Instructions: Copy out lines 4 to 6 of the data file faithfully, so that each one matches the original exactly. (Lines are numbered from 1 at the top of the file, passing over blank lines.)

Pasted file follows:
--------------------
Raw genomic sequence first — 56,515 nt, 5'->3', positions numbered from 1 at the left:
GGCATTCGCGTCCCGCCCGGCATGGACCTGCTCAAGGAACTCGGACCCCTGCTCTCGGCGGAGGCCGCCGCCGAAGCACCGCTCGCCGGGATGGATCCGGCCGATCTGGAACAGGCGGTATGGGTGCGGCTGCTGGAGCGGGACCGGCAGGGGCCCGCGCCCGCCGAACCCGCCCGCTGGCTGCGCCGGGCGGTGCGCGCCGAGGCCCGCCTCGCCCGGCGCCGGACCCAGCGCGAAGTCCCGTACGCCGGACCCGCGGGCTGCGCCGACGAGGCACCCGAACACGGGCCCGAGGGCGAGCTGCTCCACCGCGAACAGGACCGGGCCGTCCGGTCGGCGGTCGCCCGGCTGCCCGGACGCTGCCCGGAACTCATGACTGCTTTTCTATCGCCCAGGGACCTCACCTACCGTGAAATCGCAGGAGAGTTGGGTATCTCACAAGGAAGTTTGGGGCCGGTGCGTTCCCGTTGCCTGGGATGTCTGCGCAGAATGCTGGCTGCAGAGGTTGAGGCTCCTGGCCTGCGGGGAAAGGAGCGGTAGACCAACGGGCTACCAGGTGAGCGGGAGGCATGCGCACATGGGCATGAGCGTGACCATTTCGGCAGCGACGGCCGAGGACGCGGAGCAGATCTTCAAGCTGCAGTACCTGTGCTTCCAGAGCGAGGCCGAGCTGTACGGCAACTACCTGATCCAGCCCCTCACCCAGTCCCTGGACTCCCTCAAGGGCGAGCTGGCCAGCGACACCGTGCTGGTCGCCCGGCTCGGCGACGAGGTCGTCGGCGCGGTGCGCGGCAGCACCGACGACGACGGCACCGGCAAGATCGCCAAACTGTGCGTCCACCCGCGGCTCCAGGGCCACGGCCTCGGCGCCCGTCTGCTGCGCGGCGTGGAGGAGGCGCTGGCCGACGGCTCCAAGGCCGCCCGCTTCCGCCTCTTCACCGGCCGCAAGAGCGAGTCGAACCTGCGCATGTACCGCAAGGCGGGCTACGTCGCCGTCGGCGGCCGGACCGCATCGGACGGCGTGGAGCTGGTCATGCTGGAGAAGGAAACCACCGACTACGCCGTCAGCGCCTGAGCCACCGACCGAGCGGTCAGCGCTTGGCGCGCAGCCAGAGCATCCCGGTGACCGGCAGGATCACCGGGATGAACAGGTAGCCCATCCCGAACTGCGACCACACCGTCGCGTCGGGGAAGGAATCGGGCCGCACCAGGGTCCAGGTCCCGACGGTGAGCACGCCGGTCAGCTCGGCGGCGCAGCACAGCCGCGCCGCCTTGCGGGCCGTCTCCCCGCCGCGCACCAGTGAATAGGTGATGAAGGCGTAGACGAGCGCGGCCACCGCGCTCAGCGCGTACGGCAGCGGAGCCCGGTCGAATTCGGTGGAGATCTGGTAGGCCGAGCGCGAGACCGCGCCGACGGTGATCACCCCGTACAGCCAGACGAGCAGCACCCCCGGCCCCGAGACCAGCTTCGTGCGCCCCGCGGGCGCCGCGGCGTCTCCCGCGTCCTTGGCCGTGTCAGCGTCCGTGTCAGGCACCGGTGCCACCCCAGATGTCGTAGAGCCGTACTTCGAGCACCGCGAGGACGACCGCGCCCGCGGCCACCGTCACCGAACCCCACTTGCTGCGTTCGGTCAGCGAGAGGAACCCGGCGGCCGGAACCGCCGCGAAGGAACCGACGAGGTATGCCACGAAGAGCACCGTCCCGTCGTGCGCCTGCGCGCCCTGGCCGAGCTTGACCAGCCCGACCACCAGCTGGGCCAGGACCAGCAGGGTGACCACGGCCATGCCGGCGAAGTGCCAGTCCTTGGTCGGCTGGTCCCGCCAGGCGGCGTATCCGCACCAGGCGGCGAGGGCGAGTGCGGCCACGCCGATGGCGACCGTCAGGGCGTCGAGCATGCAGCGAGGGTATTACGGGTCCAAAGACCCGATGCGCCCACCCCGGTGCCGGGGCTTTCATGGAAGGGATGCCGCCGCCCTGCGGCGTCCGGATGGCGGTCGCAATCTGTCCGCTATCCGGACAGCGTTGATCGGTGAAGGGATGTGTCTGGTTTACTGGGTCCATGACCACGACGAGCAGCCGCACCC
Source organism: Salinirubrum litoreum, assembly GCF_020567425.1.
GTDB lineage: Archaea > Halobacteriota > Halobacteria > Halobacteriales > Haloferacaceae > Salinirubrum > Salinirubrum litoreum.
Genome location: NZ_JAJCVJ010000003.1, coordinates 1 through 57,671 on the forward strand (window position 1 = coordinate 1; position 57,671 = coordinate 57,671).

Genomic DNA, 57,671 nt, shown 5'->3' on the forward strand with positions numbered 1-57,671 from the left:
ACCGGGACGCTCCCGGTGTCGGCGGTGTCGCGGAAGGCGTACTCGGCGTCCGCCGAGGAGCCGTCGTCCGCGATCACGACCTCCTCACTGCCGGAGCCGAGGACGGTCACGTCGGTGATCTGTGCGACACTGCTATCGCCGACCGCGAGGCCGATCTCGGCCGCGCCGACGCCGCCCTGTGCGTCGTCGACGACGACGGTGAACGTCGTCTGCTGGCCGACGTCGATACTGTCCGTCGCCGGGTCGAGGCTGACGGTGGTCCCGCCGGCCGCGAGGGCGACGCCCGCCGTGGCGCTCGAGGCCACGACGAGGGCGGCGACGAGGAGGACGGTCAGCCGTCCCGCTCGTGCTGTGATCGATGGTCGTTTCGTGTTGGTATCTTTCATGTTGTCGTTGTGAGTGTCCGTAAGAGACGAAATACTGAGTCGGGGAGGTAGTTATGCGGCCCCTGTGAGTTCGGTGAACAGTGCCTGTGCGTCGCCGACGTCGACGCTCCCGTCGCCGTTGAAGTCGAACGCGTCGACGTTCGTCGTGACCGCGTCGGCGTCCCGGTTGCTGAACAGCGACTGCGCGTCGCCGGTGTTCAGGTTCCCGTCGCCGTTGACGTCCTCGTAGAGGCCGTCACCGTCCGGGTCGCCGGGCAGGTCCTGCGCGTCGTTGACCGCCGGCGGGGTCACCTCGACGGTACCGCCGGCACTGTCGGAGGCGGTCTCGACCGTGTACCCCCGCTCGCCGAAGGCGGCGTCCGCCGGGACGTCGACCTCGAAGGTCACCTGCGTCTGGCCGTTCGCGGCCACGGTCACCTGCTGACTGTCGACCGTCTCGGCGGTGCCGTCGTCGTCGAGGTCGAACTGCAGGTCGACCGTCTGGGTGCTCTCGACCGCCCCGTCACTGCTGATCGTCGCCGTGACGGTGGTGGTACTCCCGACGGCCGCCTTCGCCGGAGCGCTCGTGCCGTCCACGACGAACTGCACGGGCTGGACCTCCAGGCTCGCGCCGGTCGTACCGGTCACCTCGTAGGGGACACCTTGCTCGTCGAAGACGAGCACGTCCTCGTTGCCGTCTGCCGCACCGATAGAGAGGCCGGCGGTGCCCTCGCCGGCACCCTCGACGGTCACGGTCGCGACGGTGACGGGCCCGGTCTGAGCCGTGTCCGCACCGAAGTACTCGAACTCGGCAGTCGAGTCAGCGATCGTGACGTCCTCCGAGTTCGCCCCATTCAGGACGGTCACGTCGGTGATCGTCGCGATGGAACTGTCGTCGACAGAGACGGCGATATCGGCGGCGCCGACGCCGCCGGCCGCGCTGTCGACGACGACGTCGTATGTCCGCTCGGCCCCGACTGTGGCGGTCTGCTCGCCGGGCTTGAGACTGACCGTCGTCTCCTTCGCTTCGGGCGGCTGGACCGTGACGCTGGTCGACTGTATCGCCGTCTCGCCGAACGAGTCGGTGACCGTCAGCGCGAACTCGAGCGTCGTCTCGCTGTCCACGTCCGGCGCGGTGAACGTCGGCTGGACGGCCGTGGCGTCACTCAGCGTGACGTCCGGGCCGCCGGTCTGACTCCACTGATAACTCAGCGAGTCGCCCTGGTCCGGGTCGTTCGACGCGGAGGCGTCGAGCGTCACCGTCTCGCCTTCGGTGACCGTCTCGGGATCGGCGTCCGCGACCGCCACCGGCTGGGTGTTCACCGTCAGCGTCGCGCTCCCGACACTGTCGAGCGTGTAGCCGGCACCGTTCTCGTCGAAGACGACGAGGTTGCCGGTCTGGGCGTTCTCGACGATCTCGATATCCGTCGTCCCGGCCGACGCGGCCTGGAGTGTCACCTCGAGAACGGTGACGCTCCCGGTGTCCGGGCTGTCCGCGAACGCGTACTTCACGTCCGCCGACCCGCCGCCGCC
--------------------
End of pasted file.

GTDB lineage: Archaea > Halobacteriota > Halobacteria > Halobacteriales > Haloferacaceae > Salinirubrum > Salinirubrum litoreum.
Genome location: NZ_JAJCVJ010000003.1, coordinates 1 through 57,671 on the forward strand (window position 1 = coordinate 1; position 57,671 = coordinate 57,671).

Genomic DNA, 57,671 nt, shown 5'->3' on the forward strand with positions numbered 1-57,671 from the left: